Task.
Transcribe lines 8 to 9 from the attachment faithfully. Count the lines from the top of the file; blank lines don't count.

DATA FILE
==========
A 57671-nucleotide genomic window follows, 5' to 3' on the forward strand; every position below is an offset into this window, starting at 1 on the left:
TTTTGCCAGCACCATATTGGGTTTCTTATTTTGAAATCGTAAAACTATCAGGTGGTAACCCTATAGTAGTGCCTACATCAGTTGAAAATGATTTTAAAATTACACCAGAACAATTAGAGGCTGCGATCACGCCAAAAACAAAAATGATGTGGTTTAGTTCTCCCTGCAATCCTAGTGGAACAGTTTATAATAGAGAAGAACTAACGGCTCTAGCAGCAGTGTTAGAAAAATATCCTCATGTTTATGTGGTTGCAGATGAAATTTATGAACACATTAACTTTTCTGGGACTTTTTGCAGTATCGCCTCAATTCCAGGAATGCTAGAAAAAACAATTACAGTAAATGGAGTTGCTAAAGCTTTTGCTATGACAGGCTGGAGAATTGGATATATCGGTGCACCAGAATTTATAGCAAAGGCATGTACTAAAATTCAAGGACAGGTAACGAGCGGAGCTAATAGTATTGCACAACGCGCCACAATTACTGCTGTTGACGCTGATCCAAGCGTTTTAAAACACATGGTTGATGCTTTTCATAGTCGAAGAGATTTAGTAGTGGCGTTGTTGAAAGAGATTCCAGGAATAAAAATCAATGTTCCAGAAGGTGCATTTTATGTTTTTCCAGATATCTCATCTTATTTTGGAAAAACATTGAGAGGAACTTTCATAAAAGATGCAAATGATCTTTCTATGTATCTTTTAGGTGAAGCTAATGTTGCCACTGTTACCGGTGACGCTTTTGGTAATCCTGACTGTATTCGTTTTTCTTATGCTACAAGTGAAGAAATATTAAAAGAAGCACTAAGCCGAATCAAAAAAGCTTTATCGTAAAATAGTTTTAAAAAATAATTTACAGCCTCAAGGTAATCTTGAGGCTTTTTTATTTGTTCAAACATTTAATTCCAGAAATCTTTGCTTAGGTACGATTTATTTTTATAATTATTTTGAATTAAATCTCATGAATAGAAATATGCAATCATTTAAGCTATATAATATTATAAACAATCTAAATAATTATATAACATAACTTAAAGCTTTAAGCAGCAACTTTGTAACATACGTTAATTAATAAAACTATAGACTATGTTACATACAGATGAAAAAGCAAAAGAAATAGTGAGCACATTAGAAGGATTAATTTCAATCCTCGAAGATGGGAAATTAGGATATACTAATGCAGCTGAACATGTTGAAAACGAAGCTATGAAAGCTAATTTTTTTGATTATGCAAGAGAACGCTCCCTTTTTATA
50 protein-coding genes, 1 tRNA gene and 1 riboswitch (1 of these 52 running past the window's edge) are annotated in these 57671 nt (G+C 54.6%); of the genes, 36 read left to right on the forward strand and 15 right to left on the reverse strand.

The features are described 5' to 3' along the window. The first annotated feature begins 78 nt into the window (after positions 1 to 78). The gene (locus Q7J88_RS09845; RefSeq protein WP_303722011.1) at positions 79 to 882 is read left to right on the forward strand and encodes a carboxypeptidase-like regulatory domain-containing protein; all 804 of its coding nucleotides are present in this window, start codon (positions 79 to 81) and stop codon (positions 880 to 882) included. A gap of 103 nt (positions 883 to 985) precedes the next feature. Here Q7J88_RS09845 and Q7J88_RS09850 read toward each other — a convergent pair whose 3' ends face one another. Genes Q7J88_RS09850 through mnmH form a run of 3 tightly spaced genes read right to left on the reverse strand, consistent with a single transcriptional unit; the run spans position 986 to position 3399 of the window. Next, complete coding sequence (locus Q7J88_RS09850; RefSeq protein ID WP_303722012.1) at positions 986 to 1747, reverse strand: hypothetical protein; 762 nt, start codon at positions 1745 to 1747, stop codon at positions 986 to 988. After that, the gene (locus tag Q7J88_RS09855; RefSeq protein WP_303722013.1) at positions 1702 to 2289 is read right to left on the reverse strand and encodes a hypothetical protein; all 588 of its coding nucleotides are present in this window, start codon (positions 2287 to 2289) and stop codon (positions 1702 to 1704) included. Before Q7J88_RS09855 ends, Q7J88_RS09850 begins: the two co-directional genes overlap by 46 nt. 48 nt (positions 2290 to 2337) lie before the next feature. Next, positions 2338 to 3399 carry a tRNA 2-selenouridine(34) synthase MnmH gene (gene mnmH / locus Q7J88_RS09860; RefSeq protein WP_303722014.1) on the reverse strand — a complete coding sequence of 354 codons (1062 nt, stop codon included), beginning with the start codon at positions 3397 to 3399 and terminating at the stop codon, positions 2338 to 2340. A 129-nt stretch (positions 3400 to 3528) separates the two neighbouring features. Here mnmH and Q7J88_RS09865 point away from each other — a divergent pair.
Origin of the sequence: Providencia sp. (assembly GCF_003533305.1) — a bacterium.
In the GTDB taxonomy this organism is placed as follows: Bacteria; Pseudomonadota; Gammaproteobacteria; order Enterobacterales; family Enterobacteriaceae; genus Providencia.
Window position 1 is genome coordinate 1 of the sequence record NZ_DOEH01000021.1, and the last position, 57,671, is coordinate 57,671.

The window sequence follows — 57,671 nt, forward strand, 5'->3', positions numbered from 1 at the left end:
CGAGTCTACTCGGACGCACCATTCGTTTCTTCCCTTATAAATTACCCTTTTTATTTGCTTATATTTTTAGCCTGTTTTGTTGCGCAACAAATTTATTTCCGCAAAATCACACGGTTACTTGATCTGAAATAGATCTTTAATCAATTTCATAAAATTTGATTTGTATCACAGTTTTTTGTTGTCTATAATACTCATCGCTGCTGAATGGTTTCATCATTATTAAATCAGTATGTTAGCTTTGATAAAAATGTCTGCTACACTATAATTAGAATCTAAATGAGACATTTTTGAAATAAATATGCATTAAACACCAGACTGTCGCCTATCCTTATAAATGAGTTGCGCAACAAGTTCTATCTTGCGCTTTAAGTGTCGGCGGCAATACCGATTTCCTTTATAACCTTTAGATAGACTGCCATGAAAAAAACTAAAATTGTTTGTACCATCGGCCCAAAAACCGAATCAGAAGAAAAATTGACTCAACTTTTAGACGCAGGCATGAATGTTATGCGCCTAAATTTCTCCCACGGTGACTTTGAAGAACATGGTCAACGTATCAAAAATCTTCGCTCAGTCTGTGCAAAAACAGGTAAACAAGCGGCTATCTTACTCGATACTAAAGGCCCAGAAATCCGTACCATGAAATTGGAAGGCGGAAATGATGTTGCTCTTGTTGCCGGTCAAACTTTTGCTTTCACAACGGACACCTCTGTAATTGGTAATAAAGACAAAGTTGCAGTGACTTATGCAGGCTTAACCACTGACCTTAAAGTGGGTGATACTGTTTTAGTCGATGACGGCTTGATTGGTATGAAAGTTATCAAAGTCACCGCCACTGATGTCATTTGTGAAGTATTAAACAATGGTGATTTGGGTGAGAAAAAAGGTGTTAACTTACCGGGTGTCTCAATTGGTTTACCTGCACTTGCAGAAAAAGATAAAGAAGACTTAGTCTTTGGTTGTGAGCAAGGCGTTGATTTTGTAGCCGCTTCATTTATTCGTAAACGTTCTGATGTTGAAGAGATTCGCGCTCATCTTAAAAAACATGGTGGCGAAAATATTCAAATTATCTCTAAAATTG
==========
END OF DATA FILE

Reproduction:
The window sequence follows — 57,671 nt, forward strand, 5'->3', positions numbered from 1 at the left end:
CGAGTCTACTCGGACGCACCATTCGTTTCTTCCCTTATAAATTACCCTTTTTATTTGCTTATATTTTTAGCCTGTTTTGTTGCGCAACAAATTTATTTCCGCAAAATCACACGGTTACTTGATCTGAAATAGATCTTTAATCAATTTCATAAAATTTGATTTGTATCACAGTTTTTTGTTGTCTATAATACTCATCGCTGCTGAATGGTTTCATCATTATTAAATCAGTATGTTAGCTTTGATAAAAATGTCTGCTACACTATAATTAGAATCTAAATGAGACATTTTTGAAATAAATATGCATTAAACACCAGACTGTCGCCTATCCTTATAAATGAGTTGCGCAACAAGTTCTATCTTGCGCTTTAAGTGTCGGCGGCAATACCGATTTCCTTTATAACCTTTAGATAGACTGCCATGAAAAAAACTAAAATTGTTTGTACCATCGGCCCAAAAACCGAATCAGAAGAAAAATTGACTCAACTTTTAGACGCAGGCATGAATGTTATGCGCCTAAATTTCTCCCACGGTGACTTTGAAGAACATGGTCAACGTATCAAAAATCTTCGCTCAGTCTGTGCAAAAACAGGTAAACAAGCGGCTATCTTACTCGATACTAAAGGCCCAGAAATCCGTACCATGAAATTGGAAGGCGGAAATGATGTTGCTCTTGTTGCCGGTCAAACTTTTGCTTTCACAACGGACACCTCTGTAATTGGTAATAAAGACAAAGTTGCAGTGACTTATGCAGGCTTAACCACTGACCTTAAAGTGGGTGATACTGTTTTAGTCGATGACGGCTTGATTGGTATGAAAGTTATCAAAGTCACCGCCACTGATGTCATTTGTGAAGTATTAAACAATGGTGATTTGGGTGAGAAAAAAGGTGTTAACTTACCGGGTGTCTCAATTGGTTTACCTGCACTTGCAGAAAAAGATAAAGAAGACTTAGTCTTTGGTTGTGAGCAAGGCGTTGATTTTGTAGCCGCTTCATTTATTCGTAAACGTTCTGATGTTGAAGAGATTCGCGCTCATCTTAAAAAACATGGTGGCGAAAATATTCAAATTATCTCTAAAATTG